Creator: Cropper, W. H.
Partner: UNT Libraries Government Documents Department

Transient Radiation Darkening Features in VISAR Window

Description: We have studied and characterized radiation-induced changes in the index of refraction of materials used in Z experiments. Interferometric measurements of the radiation-induced change in the real part, n, of the complex index of refraction, N = n + iK, have been made in lithium fluoride (LiF), sapphire, and fused silica samples. Our results indicate that the index changes are small, with {delta}n/n {approx} 1 x 10{sup -5}/kGy. In addition, we have characterized the dose dependence of the radiation-induced transient radiation darkening (TRD) of these materials, which is related to K, the imaginary part of the refractive index. We have also measured time-resolved spectral profiles of TRD in LiF and sapphire, and have examined the results in terms of known color centers and possible colloid aggregation.
Date: June 2001
Creator: Stevens, G. D. & Moy, K. J.
Partner: UNT Libraries Government Documents Department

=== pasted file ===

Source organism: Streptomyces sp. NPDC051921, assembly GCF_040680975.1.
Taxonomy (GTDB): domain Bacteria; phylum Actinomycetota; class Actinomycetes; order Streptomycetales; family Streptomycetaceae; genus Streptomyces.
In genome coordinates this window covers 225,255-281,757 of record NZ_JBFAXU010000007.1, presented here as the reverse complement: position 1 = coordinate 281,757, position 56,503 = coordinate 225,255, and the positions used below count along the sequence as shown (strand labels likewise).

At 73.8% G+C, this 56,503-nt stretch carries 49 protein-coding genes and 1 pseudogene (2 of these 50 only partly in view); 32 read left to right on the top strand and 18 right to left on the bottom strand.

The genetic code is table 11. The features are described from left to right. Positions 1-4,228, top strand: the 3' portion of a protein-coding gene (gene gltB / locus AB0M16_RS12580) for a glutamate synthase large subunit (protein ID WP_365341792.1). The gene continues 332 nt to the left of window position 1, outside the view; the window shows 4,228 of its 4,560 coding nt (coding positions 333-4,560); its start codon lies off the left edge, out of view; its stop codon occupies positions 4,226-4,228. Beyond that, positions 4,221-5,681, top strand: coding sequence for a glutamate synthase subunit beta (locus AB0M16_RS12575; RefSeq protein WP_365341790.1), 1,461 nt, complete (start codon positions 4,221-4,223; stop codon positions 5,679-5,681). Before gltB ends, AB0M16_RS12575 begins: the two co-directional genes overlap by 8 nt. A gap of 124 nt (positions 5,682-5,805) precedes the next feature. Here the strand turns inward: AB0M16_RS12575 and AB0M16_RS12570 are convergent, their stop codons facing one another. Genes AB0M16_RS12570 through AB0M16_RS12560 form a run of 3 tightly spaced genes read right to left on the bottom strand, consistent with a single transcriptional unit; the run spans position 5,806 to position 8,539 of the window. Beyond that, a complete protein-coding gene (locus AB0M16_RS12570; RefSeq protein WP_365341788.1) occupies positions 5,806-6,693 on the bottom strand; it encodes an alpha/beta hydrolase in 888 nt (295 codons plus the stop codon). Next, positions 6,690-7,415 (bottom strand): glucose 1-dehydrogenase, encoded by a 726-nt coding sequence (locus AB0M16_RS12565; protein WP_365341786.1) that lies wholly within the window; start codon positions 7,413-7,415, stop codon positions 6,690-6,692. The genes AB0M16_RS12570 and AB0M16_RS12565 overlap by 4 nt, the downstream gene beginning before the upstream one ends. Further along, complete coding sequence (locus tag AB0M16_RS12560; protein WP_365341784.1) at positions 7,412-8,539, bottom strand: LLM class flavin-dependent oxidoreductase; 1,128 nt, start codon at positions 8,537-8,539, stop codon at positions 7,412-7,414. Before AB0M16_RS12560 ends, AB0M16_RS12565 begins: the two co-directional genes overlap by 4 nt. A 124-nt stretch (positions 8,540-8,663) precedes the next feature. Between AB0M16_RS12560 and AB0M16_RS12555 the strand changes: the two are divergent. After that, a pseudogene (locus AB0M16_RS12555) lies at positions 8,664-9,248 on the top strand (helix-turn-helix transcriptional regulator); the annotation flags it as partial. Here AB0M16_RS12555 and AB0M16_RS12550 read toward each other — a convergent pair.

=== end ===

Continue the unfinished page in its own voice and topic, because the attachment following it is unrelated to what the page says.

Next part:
Thermal Stability of Photosensitive Bragg Gratings in Sputter-Deposited Germanosilicate Glass

Description: The thermal stability of photo-imprinted Bragg gratings formed in reactive-atmosphere, RF-magnetron sputtered germanosilicate thin films was evaluated in terms of point defect modifications observed during isochronal annealing. Optical and magnetic spectroscopes were utilized to evaluate structural relaxation in these sputtered glasses on both a local and medium-range size scale. Depending upon the substrate temperature used during deposition, significant structural rearrangement was found to occur with increasing post-deposition anneal temperature to 600 C. This resulted in changes in the photobleaching response of the material itself as the identity of optically active structural defects evolved. Based on a color center model for photosensitivity in these materials and measured changes in optical absorption with annealing, the thermal stability of a photo-imprinted Bragg grating was modeled. Good qualitative agreement with experiment was observed.